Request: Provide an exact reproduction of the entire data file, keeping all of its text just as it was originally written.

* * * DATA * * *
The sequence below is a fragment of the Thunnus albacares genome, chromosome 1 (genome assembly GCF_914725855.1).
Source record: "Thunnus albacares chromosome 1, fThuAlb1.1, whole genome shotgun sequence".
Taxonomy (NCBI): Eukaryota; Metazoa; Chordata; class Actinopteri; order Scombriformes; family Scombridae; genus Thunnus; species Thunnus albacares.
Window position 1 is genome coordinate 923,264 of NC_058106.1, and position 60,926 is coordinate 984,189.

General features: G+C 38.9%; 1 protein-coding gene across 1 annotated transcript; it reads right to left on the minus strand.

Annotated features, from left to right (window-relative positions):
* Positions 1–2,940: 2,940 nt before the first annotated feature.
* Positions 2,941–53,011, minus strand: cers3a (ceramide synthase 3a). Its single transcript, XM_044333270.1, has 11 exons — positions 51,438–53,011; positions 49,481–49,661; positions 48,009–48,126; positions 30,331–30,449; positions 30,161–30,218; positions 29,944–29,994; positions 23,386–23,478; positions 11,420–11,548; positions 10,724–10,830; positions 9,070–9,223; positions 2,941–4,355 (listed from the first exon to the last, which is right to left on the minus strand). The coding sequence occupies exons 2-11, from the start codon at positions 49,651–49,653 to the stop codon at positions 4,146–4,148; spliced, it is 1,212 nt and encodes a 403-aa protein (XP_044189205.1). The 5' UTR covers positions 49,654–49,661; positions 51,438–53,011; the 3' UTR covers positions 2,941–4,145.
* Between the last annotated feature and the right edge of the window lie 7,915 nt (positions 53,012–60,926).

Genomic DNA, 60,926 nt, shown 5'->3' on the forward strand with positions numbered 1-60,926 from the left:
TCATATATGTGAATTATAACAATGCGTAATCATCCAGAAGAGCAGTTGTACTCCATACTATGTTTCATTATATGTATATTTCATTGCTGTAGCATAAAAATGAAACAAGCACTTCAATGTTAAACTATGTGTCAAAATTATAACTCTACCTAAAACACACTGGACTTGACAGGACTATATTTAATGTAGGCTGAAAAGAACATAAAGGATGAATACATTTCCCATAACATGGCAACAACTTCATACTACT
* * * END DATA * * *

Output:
The sequence below is a fragment of the Thunnus albacares genome, chromosome 1 (genome assembly GCF_914725855.1).
Source record: "Thunnus albacares chromosome 1, fThuAlb1.1, whole genome shotgun sequence".
Taxonomy (NCBI): Eukaryota; Metazoa; Chordata; class Actinopteri; order Scombriformes; family Scombridae; genus Thunnus; species Thunnus albacares.
Window position 1 is genome coordinate 923,264 of NC_058106.1, and position 60,926 is coordinate 984,189.

General features: G+C 38.9%; 1 protein-coding gene across 1 annotated transcript; it reads right to left on the minus strand.

Annotated features, from left to right (window-relative positions):
* Positions 1–2,940: 2,940 nt before the first annotated feature.
* Positions 2,941–53,011, minus strand: cers3a (ceramide synthase 3a). Its single transcript, XM_044333270.1, has 11 exons — positions 51,438–53,011; positions 49,481–49,661; positions 48,009–48,126; positions 30,331–30,449; positions 30,161–30,218; positions 29,944–29,994; positions 23,386–23,478; positions 11,420–11,548; positions 10,724–10,830; positions 9,070–9,223; positions 2,941–4,355 (listed from the first exon to the last, which is right to left on the minus strand). The coding sequence occupies exons 2-11, from the start codon at positions 49,651–49,653 to the stop codon at positions 4,146–4,148; spliced, it is 1,212 nt and encodes a 403-aa protein (XP_044189205.1). The 5' UTR covers positions 49,654–49,661; positions 51,438–53,011; the 3' UTR covers positions 2,941–4,145.
* Between the last annotated feature and the right edge of the window lie 7,915 nt (positions 53,012–60,926).

Genomic DNA, 60,926 nt, shown 5'->3' on the forward strand with positions numbered 1-60,926 from the left:
TCATATATGTGAATTATAACAATGCGTAATCATCCAGAAGAGCAGTTGTACTCCATACTATGTTTCATTATATGTATATTTCATTGCTGTAGCATAAAAATGAAACAAGCACTTCAATGTTAAACTATGTGTCAAAATTATAACTCTACCTAAAACACACTGGACTTGACAGGACTATATTTAATGTAGGCTGAAAAGAACATAAAGGATGAATACATTTCCCATAACATGGCAACAACTTCATACTACT